PoolFiber

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Ryan Rawson

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May 10, 2013, 4:56:48 AM5/10/13
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Hey guys,

I've been reading the jetlang code and a few things are a mystery for me...

So PoolFiber... I see the default constructor takes 3 arguments:
Executor pool (ok makes sense)
BatchExecutor (well, there is only 1 implementation, and I'm not sure there is potential alternates)
ScheduledExecutorService (hmm)

So a few questions:
- does batch executor need to exist?  There seems to be only 1 valid implementation, since if one had it do the batch in parallel you'd lose the single-thread at a time nature of a Fiber contract.  
- ScheduledExecutorService - makes sense, but can one use the same executor for both the pool and the scheduler?  
- I see that there is a call "schedulerThatIgnoresEventsAfterStop" - it seems like this concept is important... If I reuse a random executor as my scheduler (for eg: a netty4 executor is also a scheduled executor as well), would I run in to problems?
- If I must use a scheduler that ignores tasks once it's been shut down, and I use my own, will I have to worry about thread-lock or starvation issues?  Specifically does the scheduler MUST be it's own thread as it appears to be if one uses the default PoolFiberFactory use model?

For example if I build a scheduled event executor and tell it to use 1 thread, and then assign that to a PoolFiberFactory, eg:
ScheduledExecutorService executor = // get this from, say, a netty4 event group loop
PoolFiberFactory fact = new PoolFiberFactory(executor, executor)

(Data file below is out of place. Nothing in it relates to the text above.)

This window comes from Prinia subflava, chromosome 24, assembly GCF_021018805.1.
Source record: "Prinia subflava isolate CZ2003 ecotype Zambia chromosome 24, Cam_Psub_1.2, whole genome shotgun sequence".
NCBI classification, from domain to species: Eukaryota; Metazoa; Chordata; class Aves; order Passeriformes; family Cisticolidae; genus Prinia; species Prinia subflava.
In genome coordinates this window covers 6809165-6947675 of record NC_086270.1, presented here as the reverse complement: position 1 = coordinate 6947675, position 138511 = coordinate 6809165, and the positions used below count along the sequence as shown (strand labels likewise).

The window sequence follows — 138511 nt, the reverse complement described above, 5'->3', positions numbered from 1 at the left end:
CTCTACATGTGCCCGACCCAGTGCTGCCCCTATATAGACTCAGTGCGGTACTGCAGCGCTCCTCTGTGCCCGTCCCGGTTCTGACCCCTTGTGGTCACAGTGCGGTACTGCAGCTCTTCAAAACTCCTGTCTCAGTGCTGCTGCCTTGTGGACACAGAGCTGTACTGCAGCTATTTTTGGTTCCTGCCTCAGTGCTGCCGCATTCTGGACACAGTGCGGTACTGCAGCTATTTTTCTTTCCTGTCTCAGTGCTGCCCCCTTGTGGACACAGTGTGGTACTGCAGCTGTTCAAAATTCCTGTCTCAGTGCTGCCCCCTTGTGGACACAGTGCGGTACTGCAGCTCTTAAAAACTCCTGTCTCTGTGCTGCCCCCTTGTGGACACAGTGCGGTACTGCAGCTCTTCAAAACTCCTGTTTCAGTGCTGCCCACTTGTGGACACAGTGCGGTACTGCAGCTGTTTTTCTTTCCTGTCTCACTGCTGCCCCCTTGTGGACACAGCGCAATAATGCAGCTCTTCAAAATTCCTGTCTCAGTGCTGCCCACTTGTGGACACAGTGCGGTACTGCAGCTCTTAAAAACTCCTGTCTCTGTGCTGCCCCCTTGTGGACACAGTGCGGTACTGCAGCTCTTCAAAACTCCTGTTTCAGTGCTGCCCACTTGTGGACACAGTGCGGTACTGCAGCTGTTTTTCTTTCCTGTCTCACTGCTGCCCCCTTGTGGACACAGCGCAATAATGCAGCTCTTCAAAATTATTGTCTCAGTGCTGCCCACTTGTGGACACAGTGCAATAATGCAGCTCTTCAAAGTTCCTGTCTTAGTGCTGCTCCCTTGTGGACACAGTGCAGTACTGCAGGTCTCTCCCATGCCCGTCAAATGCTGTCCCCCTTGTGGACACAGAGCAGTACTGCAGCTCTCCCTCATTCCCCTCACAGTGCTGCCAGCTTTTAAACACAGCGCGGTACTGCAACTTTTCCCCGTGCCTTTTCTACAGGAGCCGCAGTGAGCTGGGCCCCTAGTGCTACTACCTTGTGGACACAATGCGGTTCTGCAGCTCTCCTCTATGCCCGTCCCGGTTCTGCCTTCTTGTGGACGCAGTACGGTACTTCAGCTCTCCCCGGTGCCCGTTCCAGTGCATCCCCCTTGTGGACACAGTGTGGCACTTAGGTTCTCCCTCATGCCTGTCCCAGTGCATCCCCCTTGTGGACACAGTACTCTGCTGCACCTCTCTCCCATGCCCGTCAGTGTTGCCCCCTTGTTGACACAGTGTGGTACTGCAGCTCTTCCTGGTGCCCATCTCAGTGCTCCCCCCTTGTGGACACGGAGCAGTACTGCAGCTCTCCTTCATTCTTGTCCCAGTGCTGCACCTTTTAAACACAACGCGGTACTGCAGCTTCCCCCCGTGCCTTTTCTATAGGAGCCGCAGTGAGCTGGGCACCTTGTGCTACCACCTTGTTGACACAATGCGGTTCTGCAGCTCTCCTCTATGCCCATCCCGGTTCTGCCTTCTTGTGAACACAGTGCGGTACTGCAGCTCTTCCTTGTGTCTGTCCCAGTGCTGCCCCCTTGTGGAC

will I regret this later?  Do I need to set the rejectionExecutionHandler like in SchedulerImpl.java?  

Thanks!



Mike Rettig

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May 11, 2013, 12:08:06 PM5/11/13
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-The batch executor is a common extension point for monitoring. There are many implementations that add logging or timing for each task. Jetlang doesn't have any 3rd party dependencies so it can't provide these implementations.

-You can use the same pool for execution and scheduling.

-It is possible for rejected events to fire after shutdown due to race conditions, so it is important to handle this similarly to 'schedulerThatIgnoresEventsAfterStop'. 
-I've never tested with reusing the same thread for scheduling and execution, but that should be fine. 

The rejected executions only occur if an event fires while an attempt is being made to dispose the pool fiber factory. It is rare. The exception that is thrown might not be a problem depending on your app. In my case, I added that code just because it would generate an error that developers would waste time looking into before realizing that it was just noise at shutdown of an app. If the scheduler is provided by a 3rd party, then you can protect against the exception by decorating the scheduler with an exception handler that can gracefully ignore the exception if you are shutting down.

Mike





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Ryan Rawson

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May 16, 2013, 5:23:23 PM5/16/13
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Thanks a lot for the reply!  I am think I'm getting the design decisions.

I also note that if you dont use the scheduled features, the scheduled thread pool wont ever start a thread.

I think there is a lot of promise between jetlang, netty4 (which has good thread control) and guava callbacks/futures (which require you to specify a threadpool on which to run the callback).  It fits my use case nicely, since I want to be very specific about what types of tasks (eg: IO vs cpu) get how many threads to execute.  This the kind of stuff you don't get with akka for example.
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